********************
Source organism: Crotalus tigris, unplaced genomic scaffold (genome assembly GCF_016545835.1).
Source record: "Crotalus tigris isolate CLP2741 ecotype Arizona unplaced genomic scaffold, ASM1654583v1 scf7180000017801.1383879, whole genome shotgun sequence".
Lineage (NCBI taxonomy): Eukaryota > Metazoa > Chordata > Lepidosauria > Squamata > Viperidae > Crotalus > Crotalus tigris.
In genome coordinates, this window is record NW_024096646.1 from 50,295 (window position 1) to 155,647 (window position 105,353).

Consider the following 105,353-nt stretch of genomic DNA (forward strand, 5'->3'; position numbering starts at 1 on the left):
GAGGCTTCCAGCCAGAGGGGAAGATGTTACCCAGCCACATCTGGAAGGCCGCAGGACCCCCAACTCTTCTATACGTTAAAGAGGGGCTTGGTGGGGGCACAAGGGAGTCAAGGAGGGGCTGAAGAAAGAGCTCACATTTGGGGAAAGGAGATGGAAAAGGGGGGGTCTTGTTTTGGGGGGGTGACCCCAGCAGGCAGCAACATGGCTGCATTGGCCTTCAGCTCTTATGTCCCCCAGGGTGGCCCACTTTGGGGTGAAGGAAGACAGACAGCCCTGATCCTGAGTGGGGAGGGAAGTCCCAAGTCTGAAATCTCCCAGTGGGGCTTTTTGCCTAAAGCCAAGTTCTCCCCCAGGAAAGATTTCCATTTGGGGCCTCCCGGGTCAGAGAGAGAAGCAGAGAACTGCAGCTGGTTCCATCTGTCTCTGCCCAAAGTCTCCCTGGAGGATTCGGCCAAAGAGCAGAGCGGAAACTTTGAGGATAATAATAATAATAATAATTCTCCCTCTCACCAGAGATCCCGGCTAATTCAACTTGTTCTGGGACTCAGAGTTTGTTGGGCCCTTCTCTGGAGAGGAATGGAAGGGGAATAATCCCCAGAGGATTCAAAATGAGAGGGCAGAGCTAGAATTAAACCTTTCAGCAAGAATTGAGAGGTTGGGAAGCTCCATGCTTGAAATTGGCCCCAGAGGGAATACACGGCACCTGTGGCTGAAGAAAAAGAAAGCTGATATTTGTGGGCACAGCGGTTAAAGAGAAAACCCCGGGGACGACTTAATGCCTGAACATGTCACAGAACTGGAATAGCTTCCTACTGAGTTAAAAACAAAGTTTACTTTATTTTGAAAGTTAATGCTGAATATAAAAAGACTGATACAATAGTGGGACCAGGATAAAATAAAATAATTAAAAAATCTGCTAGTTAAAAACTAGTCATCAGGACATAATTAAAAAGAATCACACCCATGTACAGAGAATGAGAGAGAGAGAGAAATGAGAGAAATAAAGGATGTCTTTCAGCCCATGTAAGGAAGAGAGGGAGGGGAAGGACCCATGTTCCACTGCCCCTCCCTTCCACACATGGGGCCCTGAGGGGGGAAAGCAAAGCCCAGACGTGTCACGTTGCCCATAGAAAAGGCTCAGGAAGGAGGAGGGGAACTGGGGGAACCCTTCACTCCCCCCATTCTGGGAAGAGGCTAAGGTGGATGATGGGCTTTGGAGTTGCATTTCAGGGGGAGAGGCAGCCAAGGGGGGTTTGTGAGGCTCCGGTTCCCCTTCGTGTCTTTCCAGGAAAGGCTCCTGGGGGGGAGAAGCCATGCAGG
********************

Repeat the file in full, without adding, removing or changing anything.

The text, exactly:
Source organism: Crotalus tigris, unplaced genomic scaffold (genome assembly GCF_016545835.1).
Source record: "Crotalus tigris isolate CLP2741 ecotype Arizona unplaced genomic scaffold, ASM1654583v1 scf7180000017801.1383879, whole genome shotgun sequence".
Lineage (NCBI taxonomy): Eukaryota > Metazoa > Chordata > Lepidosauria > Squamata > Viperidae > Crotalus > Crotalus tigris.
In genome coordinates, this window is record NW_024096646.1 from 50,295 (window position 1) to 155,647 (window position 105,353).

Consider the following 105,353-nt stretch of genomic DNA (forward strand, 5'->3'; position numbering starts at 1 on the left):
GAGGCTTCCAGCCAGAGGGGAAGATGTTACCCAGCCACATCTGGAAGGCCGCAGGACCCCCAACTCTTCTATACGTTAAAGAGGGGCTTGGTGGGGGCACAAGGGAGTCAAGGAGGGGCTGAAGAAAGAGCTCACATTTGGGGAAAGGAGATGGAAAAGGGGGGGTCTTGTTTTGGGGGGGTGACCCCAGCAGGCAGCAACATGGCTGCATTGGCCTTCAGCTCTTATGTCCCCCAGGGTGGCCCACTTTGGGGTGAAGGAAGACAGACAGCCCTGATCCTGAGTGGGGAGGGAAGTCCCAAGTCTGAAATCTCCCAGTGGGGCTTTTTGCCTAAAGCCAAGTTCTCCCCCAGGAAAGATTTCCATTTGGGGCCTCCCGGGTCAGAGAGAGAAGCAGAGAACTGCAGCTGGTTCCATCTGTCTCTGCCCAAAGTCTCCCTGGAGGATTCGGCCAAAGAGCAGAGCGGAAACTTTGAGGATAATAATAATAATAATAATTCTCCCTCTCACCAGAGATCCCGGCTAATTCAACTTGTTCTGGGACTCAGAGTTTGTTGGGCCCTTCTCTGGAGAGGAATGGAAGGGGAATAATCCCCAGAGGATTCAAAATGAGAGGGCAGAGCTAGAATTAAACCTTTCAGCAAGAATTGAGAGGTTGGGAAGCTCCATGCTTGAAATTGGCCCCAGAGGGAATACACGGCACCTGTGGCTGAAGAAAAAGAAAGCTGATATTTGTGGGCACAGCGGTTAAAGAGAAAACCCCGGGGACGACTTAATGCCTGAACATGTCACAGAACTGGAATAGCTTCCTACTGAGTTAAAAACAAAGTTTACTTTATTTTGAAAGTTAATGCTGAATATAAAAAGACTGATACAATAGTGGGACCAGGATAAAATAAAATAATTAAAAAATCTGCTAGTTAAAAACTAGTCATCAGGACATAATTAAAAAGAATCACACCCATGTACAGAGAATGAGAGAGAGAGAGAAATGAGAGAAATAAAGGATGTCTTTCAGCCCATGTAAGGAAGAGAGGGAGGGGAAGGACCCATGTTCCACTGCCCCTCCCTTCCACACATGGGGCCCTGAGGGGGGAAAGCAAAGCCCAGACGTGTCACGTTGCCCATAGAAAAGGCTCAGGAAGGAGGAGGGGAACTGGGGGAACCCTTCACTCCCCCCATTCTGGGAAGAGGCTAAGGTGGATGATGGGCTTTGGAGTTGCATTTCAGGGGGAGAGGCAGCCAAGGGGGGTTTGTGAGGCTCCGGTTCCCCTTCGTGTCTTTCCAGGAAAGGCTCCTGGGGGGGAGAAGCCATGCAGG